Can we be honest? The first draft is the hardest. It’s the first step into your novel and it’s often the most difficult. But yet, it’s also the most important.
In this blog, I’m going to help you get through that first draft. Get it completed in the shortest amount of time possible so you can submit it to an editor or beta readers.
When I first started writing, I struggled with time management. I wrote, but then I would stop. I would shut down my laptop and do other things, like scroll through my phone. I would have to force myself to focus because the distractions were intense. But then I customized my schedule. I started writing in the afternoon and again before bed because I discovered my time pockets.
Let’s face it. A first draft is the starting line of your book. It is not the final copy, so don’t aim for perfection in the first round. You’ll find that you need to make a lot of changes to improve your writing before publication. Yet, the first draft is important because it allows you to get your ideas down on paper and out of your head. It is a lot of work, but once you finish it, you can move on to the next phase.
The revision process!
There is no one way to start your first draft. It’s a process that you will figure out along the way. Personally, I start with an outline and then I brainstorm. Once I have a good idea of what I want to write about, I jot it down on the outline. This gives me a clear picture of what I have to work with in my story.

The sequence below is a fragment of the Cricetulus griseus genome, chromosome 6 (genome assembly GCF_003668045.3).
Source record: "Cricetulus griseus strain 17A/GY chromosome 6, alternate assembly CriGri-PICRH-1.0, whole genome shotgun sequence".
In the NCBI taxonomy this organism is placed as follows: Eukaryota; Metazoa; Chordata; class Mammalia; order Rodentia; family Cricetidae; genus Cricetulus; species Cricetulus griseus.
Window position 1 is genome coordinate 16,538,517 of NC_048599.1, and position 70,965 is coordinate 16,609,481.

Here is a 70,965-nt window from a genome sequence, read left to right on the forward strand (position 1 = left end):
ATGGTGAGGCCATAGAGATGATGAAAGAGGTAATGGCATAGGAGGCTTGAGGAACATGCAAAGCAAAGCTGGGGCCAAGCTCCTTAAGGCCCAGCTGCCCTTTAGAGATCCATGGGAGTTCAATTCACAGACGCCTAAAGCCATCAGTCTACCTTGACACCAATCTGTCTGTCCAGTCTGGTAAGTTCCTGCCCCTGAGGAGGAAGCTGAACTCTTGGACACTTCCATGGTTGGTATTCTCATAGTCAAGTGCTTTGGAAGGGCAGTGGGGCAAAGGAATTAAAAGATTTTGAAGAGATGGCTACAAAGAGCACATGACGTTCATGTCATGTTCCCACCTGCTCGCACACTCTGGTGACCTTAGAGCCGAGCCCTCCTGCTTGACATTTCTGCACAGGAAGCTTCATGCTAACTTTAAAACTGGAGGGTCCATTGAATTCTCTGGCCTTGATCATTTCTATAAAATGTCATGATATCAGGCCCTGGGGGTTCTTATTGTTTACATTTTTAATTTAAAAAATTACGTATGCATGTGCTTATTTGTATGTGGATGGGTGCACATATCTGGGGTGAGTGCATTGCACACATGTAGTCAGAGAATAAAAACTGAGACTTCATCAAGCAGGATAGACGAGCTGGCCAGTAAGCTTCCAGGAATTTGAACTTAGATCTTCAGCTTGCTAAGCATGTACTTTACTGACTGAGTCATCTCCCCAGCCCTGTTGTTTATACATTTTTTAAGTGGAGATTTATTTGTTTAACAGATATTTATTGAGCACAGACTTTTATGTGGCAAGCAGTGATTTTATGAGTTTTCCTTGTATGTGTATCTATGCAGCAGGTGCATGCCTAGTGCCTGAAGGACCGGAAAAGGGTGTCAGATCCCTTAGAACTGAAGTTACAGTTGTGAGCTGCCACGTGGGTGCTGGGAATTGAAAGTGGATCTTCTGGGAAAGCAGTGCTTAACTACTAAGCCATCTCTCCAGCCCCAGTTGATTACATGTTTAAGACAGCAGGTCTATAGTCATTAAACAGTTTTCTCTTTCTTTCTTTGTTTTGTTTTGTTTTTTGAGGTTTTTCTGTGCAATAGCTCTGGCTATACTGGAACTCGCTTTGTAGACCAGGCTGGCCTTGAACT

A lot of writers struggle with finishing their first draft. They can’t even get to the revision phase because they’re stuck on the first step. So the book just sits unfinished on your laptop. If you find yourself in this situation, then try some of these strategies to help you finish your first draft so you can move on.
First, try writing at a different time during the day. Or night. Set a time limit for yourself. Only 20-30 minutes and shoot for at least 500 words. If you know you have a limited amount of time to finish your writing session, then you will be more laser focused. Block out as many distractions as you can and go for it!
Second, try discovering your writer average. This takes the pressure off having to write 2K plus words a day. It’s unnecessary because once you know your average, your time pockets, you can write with less anxiety. If you need to take a break, take it. Then you can return to writing with more excitement.
I hope this helped and encouraged you to keep going.
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Happy writing! 🙂